In a future filled with electric cars, AM radio may be left behind

For nearly 100 years, drivers have been listening to AM radio, an American institution with a selection of news, traffic, weather, sports and more.

But that dashboard staple could go the way of manual-crank windows and car ashtrays as electric vehicles begin to take over more of the U.S. market.

A growing number of electric models have ditched AM radio, in what broadcasters call a worrisome change that could cause problems for stations and deprive operators of important messages during emergencies.

Carmakers say electric vehicles generate more electromagnetic interference than gas-powered cars, which can disrupt reception of AM signals and cause static, noise and high-frequency sound. (FM signals are more resistant to such interference.)

“Rather than disappoint customers with low reception and noise, it was decided to leave it out of vehicles with eDrive technology,” BMW said in a statement, referring to the system that drives its electric vehicles.

Tesla, Audi, Porsche and Volvo have also removed AM radio from their electric vehicles, and Volkswagen has removed it from its electric SUV, the ID.4, according to the National Association of Automobile Manufacturers and Broadcasters. Ford 2023 F-150 Lightning, its popular Electric pickup truckAlso ditch AM radio.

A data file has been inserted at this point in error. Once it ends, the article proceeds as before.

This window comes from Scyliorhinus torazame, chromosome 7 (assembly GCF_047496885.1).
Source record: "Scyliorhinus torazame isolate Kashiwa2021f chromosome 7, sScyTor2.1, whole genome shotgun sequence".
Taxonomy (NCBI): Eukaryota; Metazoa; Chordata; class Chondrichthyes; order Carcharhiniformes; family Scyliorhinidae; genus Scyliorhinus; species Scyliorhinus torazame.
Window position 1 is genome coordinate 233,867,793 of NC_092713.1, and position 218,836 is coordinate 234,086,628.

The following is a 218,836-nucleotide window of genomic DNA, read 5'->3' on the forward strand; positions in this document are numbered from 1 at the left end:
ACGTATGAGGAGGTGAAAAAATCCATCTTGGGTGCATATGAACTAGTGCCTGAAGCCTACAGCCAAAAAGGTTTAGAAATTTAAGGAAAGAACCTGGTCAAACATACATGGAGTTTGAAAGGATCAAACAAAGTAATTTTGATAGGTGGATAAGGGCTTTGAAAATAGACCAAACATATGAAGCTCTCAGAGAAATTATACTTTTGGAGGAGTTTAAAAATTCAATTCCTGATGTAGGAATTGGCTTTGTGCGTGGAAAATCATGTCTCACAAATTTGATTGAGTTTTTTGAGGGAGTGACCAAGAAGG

Some experts say reception problems are insurmountable. Electromagnetic interference can be controlled by careful placement of cables, filters and in-vehicle electrical components, said Pooja Nair, a communications systems engineer at Experi Inc., an entertainment technology company that owns HD Radio Technology.

But such changes require money and effort, and it’s unclear whether automakers are willing to spend more to service AM radio fans. The Drive, car news site Reported on the trendHe noted that AM radio was losing favor in Europe, so carmakers there would have less need to keep it.

If more electric vehicles abandon AM radio, some broadcasters say they could lose touch with their core listeners.

“It’s a killer for us because most of our listening audience is on morning drives and afternoon drives, when people are going to and from work — if we’re not in their car, we’re not,” he said. Ron JanuaryOperations Manager at WATV-AM, an adult contemporary station in Birmingham, Ala.

About 47 million Americans listen to AM radio, representing 20 percent of the radio listening public, according to media tracking firm Nielsen. AM listeners tend to be older than other radio listeners (about a third are over 65), and the amount of time they spend listening to AM has increased slightly over the past five years, to more than two hours a day, according to Nielsen.

Although some AM stations have translators that transmit duplicate broadcasts on FM frequencies, AM signals travel farther and reach more people. AM stations cost less to operate than FM stations, allowing them to offer programming geared toward certain religious, cultural, or other communities.

Brian Winnekins, owner of WRDN in Durand, Wis., which has seven hours of farm-related programming each week on AM and FM, said he’s urging carmakers not to drop AM listeners, noting it reaches farmers. In remote areas.